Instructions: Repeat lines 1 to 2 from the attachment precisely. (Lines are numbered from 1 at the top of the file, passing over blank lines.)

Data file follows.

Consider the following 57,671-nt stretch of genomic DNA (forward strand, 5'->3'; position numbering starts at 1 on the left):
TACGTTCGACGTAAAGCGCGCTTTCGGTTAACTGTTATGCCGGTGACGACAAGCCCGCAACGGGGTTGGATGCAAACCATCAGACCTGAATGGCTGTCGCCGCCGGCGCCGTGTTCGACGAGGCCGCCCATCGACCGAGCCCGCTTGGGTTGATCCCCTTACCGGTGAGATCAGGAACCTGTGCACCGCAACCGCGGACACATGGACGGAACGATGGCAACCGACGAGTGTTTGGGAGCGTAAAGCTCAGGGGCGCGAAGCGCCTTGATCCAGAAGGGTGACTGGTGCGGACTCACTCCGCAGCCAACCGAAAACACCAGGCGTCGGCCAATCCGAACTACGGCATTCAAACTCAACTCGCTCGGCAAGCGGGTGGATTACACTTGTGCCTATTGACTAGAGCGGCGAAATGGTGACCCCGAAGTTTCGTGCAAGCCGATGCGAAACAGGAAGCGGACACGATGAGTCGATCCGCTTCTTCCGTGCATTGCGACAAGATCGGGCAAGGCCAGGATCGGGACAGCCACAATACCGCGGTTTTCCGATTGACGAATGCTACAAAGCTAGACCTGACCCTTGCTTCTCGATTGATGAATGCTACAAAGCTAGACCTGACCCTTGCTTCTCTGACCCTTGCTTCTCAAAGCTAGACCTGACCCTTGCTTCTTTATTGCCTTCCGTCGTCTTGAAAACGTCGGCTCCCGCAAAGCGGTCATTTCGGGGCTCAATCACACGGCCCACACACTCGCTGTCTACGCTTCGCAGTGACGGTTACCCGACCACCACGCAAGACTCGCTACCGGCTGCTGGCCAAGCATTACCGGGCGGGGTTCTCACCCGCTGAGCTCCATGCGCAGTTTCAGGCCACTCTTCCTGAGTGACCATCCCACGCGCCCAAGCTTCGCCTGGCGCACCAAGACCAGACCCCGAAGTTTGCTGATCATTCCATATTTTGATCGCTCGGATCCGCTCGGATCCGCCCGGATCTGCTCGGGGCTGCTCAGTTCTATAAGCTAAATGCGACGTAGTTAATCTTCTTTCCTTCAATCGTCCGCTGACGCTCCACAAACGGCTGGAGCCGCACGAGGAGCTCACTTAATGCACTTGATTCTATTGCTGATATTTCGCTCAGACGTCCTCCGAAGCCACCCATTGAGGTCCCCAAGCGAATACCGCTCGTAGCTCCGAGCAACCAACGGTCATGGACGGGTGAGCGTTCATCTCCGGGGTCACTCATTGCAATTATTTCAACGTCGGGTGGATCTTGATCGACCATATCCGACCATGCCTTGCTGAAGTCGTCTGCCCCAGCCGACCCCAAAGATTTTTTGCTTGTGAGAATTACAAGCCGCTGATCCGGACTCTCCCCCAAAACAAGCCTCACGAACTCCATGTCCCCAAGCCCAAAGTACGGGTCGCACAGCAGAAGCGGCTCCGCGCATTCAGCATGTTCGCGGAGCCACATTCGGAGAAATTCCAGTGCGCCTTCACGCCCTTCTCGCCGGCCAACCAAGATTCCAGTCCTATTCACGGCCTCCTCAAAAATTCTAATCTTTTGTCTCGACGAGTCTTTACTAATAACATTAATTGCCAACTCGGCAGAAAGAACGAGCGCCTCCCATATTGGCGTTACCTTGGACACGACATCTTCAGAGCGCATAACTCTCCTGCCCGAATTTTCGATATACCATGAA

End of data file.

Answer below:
Consider the following 57,671-nt stretch of genomic DNA (forward strand, 5'->3'; position numbering starts at 1 on the left):
TACGTTCGACGTAAAGCGCGCTTTCGGTTAACTGTTATGCCGGTGACGACAAGCCCGCAACGGGGTTGGATGCAAACCATCAGACCTGAATGGCTGTCGCCGCCGGCGCCGTGTTCGACGAGGCCGCCCATCGACCGAGCCCGCTTGGGTTGATCCCCTTACCGGTGAGATCAGGAACCTGTGCACCGCAACCGCGGACACATGGACGGAACGATGGCAACCGACGAGTGTTTGGGAGCGTAAAGCTCAGGGGCGCGAAGCGCCTTGATCCAGAAGGGTGACTGGTGCGGACTCACTCCGCAGCCAACCGAAAACACCAGGCGTCGGCCAATCCGAACTACGGCATTCAAACTCAACTCGCTCGGCAAGCGGGTGGATTACACTTGTGCCTATTGACTAGAGCGGCGAAATGGTGACCCCGAAGTTTCGTGCAAGCCGATGCGAAACAGGAAGCGGACACGATGAGTCGATCCGCTTCTTCCGTGCATTGCGACAAGATCGGGCAAGGCCAGGATCGGGACAGCCACAATACCGCGGTTTTCCGATTGACGAATGCTACAAAGCTAGACCTGACCCTTGCTTCTCGATTGATGAATGCTACAAAGCTAGACCTGACCCTTGCTTCTCTGACCCTTGCTTCTCAAAGCTAGACCTGACCCTTGCTTCTTTATTGCCTTCCGTCGTCTTGAAAACGTCGGCTCCCGCAAAGCGGTCATTTCGGGGCTCAATCACACGGCCCACACACTCGCTGTCTACGCTTCGCAGTGACGGTTACCCGACCACCACGCAAGACTCGCTACCGGCTGCTGGCCAAGCATTACCGGGCGGGGTTCTCACCCGCTGAGCTCCATGCGCAGTTTCAGGCCACTCTTCCTGAGTGACCATCCCACGCGCCCAAGCTTCGCCTGGCGCACCAAGACCAGACCCCGAAGTTTGCTGATCATTCCATATTTTGATCGCTCGGATCCGCTCGGATCCGCCCGGATCTGCTCGGGGCTGCTCAGTTCTATAAGCTAAATGCGACGTAGTTAATCTTCTTTCCTTCAATCGTCCGCTGACGCTCCACAAACGGCTGGAGCCGCACGAGGAGCTCACTTAATGCACTTGATTCTATTGCTGATATTTCGCTCAGACGTCCTCCGAAGCCACCCATTGAGGTCCCCAAGCGAATACCGCTCGTAGCTCCGAGCAACCAACGGTCATGGACGGGTGAGCGTTCATCTCCGGGGTCACTCATTGCAATTATTTCAACGTCGGGTGGATCTTGATCGACCATATCCGACCATGCCTTGCTGAAGTCGTCTGCCCCAGCCGACCCCAAAGATTTTTTGCTTGTGAGAATTACAAGCCGCTGATCCGGACTCTCCCCCAAAACAAGCCTCACGAACTCCATGTCCCCAAGCCCAAAGTACGGGTCGCACAGCAGAAGCGGCTCCGCGCATTCAGCATGTTCGCGGAGCCACATTCGGAGAAATTCCAGTGCGCCTTCACGCCCTTCTCGCCGGCCAACCAAGATTCCAGTCCTATTCACGGCCTCCTCAAAAATTCTAATCTTTTGTCTCGACGAGTCTTTACTAATAACATTAATTGCCAACTCGGCAGAAAGAACGAGCGCCTCCCATATTGGCGTTACCTTGGACACGACATCTTCAGAGCGCATAACTCTCCTGCCCGAATTTTCGATATACCATGAA